Granted, [Andy]’s build won’t be making anything too large, like a car fuel tank or a kayak. Not only is it sized more for smallish parts, but those structures are generally made with the related process of rotational molding. Both processes use an enclosed multipart mold that’s partially filled with plastic resin, and then rotate the mold around two axes to distribute a thin layer of resin around the inside of the mold. The difference is that roto-molding uses a thermoplastic resin, whereas roto-casting uses resins like polyurethane and silicone that set at room temperature.

The machine looks simple, but only because he took great pains to optimize it. The videos below cover the build in detail — feel free to skip to the 11:38 mark of the second video if you just want to see it in action. Though you’ll be missing some juicy tidbits, like welding a perfect 90° joint in square tubing. There’s also the custom tool [Andy] built to splice the beaded chain he used to drive the spinning of the mold, which was pure genius.

Using the machine and a complex nine-piece mold, [Andy] was able to create remarkably detailed tires for RC cars from polyurethane resin. We’d love to see what else this rig is good for — almost as much as we want to see details on how the mold was made. We’ve seen other rotational casting machines before, but this one takes the cake for fit and finish.

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Hackaday Podcast 016: 3D Printing With Steel, Molding With Expanded Foam, QUIP-Package Parts, And Aged Solder

Join Editors Elliot Williams and Mike Szczys to recap the week in hardware hacking. This episode looks at microfluidics using Shrinky Dinks, expanding foam to build airplane wings, the insidious effect of time on component solder points, and Airsoft BBs used in 3D printing. Finishing out the episode we have an interview with two brothers who started up a successful business in the Shenzhen electronics markets.

Take a look at the links below if you want to follow along, and as always, tell us what you think about this episode in the comments!

Take a look at the links below if you want to follow along, and as always, tell us what you think about this episode in the comments!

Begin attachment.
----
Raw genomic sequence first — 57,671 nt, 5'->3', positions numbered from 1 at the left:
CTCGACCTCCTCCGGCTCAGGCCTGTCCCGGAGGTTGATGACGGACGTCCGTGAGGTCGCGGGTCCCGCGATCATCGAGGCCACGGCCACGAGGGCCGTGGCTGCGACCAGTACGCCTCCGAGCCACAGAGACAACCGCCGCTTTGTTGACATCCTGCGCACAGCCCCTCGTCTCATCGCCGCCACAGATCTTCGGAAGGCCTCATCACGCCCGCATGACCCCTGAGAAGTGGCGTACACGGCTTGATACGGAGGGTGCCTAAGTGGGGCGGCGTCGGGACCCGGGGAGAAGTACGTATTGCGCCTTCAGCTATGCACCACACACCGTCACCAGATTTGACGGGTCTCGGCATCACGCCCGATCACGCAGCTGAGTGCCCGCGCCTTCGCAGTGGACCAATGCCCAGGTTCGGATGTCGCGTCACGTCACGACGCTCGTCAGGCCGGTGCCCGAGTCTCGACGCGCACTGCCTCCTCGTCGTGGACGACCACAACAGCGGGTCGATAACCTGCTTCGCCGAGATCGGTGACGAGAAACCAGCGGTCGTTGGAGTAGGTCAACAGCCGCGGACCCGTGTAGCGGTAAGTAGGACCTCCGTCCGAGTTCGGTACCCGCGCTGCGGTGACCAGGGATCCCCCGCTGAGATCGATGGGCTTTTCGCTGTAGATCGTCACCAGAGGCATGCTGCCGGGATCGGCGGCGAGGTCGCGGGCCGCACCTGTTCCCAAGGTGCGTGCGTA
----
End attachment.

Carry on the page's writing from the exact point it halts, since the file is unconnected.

Direct download (60 MB or so.)

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3D Printed Wheels Get Some Much Needed Grip

You’d be hard-pressed to find more ardent supporters of 3D printing then we here at Hackaday; the sound of NEMA 17 steppers pushing an i3 through its motions sounds like a choir of angels to our ears. But we have to admit that the hard plastic components produced by desktop 3D printers aren’t ideal for a number of applications. For example, the slick plastic is useless for all but the most rudimentary of wheels. Sure there are flexible filaments that can give a printed wheel a bit of grip, but they came with their own set of problems (not to mention, cost).

In the video after the break, [Design/Forge] demonstrates a clever method for fitting polyurethane rubber “tires” onto 3D printed hubs which is sure to be of interest to anyone who’s in the market for high quality bespoke wheels for their project. The final result looks extremely professional, and while there’s a considerable amount of preparation that goes into it, once you’re set up you should be able to pump these out quickly and cheaply.

The process begins with a 3D printed mold pattern, which includes the final tire tread texture. This means you can create tire treads of any design you wish, which should have some creative as well as practical applications. The printed part is then submerged in silicone rubber and allowed to cure for 8 hours. Once solidified, the silicone rubber becomes the mold used for the next steps, and the original printed part is no longer needed.

The second half of the process is 3D printing the wheels to which the tires will be attached. These will be much smaller than the original 3D printed component, and fit inside of the silicone mold. The outside diameter of the printed wheel is slightly smaller than the inside diameter of the mold, which gives [Design/Forge] the space to pour in the pigmented polyurethane rubber. The attentive viewer will note that the 3D printed wheel has a slight ribbed texture designed into it, so that there will be more surface area for the polyurethane to adhere to. Once removed from the mold and cleaned up a bit, the final product really does look fantastic; and reminds us of a giant scale LEGO wheel.

Whether you’re casting metal parts or just want a pair of truly custom earbuds, creating silicone molds from 3D printed parts is an extremely useful skill to familiarize yourself with. Though even if you don’t have a 3D printer, there’s something to be said for knowing how to mold and cast real-world objects as well.

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Smoothing PLA With Two Paints

There was a time when most 3D printers used ABS plastic. It stinks, is probably bad for you, and tends to warp unless printed in a heated enclosure. So most people have gone to something else, mostly PLA. But ABS also dissolves in a readily-available solvent, acetone, and this is useful for smoothing the layer artifacts from a 3D print. [3DSage] has a technique that works for PLA or — he says — probably any filament. You can see what he’s doing in the video below.

The video starts out with a recap of things most Hackaday readers will already know. But hang in there because at about 1:20, he reveals his method.